Section 109(g)(2)’s language reflects a Congressional intent to curb abusive multiple filings intended to frustrate creditors.  S.Rep. No. 65, 98th Cong. 1st Sess. 74 (1983) (“The purpose of [§ 109(g)] is to provide the court with greater authority to control abusive multiple filings.”).  Accord In re Ulmer, 19 F.3d 234, 235 (5th Cir. 1994) (“Congress enacted section 109(g)(2) to prevent debtors from frustrating creditor’s efforts to recover funds owed them.”) (citing Harry Wright, Must Courts Apply Section 109(g)(2) When Debtors Intend No Abuse in an Earlier Dismissal of Their Case?, 7 Emory Bankr. Dev. J 103, 106-07 (1990));   Patton, 49 B.R. at 589 (describing the purpose of the then new section of the Code as addressing instances where a debtor repeatedly frustrates a creditor’s attempts to foreclose on its secured interests by voluntarily dismissing and refiling bankruptcy case after the creditor applies for and/or receives relief from the stay); Bullock, at 3 (“[109(g)(2)] is intended to prevent abusive behavior by debtors who seek to avoid a creditors efforts to recover property.”).  Courts adopting a version of the equitable/discretionary approach, the causal causation approach, and the pending motion approach honor this Congressional intent.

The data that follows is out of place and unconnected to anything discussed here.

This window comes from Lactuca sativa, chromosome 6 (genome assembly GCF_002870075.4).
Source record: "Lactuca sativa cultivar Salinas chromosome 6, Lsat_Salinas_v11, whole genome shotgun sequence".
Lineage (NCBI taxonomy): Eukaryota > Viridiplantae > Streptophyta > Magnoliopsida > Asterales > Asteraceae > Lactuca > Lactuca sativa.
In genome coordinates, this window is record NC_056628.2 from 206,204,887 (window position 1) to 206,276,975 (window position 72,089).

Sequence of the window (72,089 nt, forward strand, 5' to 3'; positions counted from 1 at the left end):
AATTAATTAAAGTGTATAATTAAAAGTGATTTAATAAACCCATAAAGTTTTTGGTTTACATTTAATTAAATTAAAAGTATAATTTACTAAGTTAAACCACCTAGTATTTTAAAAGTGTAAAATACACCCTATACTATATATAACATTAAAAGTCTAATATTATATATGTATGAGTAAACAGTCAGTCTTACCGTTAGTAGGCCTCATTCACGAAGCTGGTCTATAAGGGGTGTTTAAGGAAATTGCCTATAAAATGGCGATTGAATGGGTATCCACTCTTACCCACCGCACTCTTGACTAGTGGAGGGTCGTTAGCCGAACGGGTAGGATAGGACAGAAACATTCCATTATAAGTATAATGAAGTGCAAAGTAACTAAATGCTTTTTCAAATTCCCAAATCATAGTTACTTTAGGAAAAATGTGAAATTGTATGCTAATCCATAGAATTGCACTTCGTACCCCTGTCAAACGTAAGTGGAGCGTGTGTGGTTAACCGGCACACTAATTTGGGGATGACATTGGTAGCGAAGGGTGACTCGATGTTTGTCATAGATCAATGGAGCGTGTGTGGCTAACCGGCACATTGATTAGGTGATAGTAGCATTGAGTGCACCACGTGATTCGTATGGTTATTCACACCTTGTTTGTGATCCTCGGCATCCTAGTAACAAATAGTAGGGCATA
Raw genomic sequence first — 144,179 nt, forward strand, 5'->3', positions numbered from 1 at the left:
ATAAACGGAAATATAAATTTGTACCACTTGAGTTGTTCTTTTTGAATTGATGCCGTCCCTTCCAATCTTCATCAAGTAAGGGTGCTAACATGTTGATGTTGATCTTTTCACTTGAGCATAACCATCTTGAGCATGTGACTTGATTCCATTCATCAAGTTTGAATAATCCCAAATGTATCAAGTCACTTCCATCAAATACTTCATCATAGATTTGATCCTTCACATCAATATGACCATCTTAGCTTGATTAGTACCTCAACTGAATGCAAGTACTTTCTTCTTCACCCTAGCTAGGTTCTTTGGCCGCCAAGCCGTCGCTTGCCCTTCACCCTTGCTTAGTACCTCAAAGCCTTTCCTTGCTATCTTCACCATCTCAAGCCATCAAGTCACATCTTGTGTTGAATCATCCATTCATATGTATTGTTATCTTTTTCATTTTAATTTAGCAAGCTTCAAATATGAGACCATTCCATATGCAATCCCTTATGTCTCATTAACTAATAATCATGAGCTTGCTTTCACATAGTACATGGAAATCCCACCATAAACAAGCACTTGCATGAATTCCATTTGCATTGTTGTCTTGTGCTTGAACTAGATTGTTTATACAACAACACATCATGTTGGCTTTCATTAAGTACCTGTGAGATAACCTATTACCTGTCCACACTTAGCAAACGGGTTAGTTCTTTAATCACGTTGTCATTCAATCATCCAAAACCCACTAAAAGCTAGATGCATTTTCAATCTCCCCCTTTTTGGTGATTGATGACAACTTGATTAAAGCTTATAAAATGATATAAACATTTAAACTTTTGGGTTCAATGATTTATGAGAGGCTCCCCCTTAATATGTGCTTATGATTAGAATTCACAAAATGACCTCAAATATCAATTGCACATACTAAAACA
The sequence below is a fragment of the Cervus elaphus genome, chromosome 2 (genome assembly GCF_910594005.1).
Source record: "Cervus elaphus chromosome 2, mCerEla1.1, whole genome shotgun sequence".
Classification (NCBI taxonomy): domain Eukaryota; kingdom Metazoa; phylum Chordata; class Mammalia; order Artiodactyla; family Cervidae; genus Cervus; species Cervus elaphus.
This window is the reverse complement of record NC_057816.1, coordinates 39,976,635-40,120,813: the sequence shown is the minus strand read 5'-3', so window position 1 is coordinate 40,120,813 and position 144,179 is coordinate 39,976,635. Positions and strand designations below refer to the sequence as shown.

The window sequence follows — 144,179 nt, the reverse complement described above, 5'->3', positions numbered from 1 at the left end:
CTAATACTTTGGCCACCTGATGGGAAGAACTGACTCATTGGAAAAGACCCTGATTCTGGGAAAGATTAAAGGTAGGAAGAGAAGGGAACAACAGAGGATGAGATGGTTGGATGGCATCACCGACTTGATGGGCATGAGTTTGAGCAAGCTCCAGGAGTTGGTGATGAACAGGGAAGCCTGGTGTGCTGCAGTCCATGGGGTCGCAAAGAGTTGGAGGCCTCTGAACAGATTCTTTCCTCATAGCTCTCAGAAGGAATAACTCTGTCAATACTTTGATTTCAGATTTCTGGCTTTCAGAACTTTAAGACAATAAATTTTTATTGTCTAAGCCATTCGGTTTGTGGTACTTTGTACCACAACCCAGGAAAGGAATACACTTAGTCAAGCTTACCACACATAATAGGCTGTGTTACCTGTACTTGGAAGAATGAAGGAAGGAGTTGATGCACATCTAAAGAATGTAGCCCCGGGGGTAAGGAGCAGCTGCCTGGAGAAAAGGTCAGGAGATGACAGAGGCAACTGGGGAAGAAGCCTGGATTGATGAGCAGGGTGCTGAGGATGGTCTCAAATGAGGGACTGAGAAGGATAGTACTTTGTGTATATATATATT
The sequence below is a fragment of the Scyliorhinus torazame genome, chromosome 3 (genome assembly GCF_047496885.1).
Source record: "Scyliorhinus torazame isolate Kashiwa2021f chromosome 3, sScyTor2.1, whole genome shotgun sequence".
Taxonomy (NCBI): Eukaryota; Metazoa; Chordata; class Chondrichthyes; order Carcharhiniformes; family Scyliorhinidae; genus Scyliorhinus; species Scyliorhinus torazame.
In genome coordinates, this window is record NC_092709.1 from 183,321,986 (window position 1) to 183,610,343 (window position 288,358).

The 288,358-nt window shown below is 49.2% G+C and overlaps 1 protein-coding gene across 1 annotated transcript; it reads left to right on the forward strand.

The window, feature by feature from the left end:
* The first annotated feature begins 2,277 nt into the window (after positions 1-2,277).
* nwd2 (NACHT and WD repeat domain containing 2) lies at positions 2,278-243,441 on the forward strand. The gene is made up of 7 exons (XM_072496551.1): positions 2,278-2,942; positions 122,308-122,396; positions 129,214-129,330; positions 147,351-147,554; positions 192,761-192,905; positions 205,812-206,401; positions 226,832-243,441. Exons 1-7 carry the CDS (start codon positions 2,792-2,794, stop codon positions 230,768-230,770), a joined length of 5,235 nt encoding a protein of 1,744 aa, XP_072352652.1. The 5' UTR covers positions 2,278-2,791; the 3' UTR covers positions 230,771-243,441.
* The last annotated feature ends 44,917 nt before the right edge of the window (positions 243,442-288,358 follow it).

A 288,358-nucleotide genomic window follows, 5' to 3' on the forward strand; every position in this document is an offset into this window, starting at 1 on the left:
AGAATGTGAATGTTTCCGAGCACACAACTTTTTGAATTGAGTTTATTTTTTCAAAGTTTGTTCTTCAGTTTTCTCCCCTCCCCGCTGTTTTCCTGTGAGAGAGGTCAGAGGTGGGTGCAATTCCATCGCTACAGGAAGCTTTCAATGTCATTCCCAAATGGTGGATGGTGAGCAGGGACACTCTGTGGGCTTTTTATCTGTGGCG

In particular, this Court finds the reasoning of the “pending motion” (i.e. one not already resolved) analysis persuasive.  See Beal, 347 B.R. at 93.  In those cases, courts have applied an exception to dismissal under § 109(g)(2) when there has been a resolution of the motion for relief from stay before the voluntary dismissal of the earlier case occurred.  Milton, 82 B.R. at 639-40 (holding that even when motions for relief from stay were not dismissed or withdrawn they were rendered moot by settlement of the parties and thus no unresolved motions for relief existed when debtors dismissed their first case).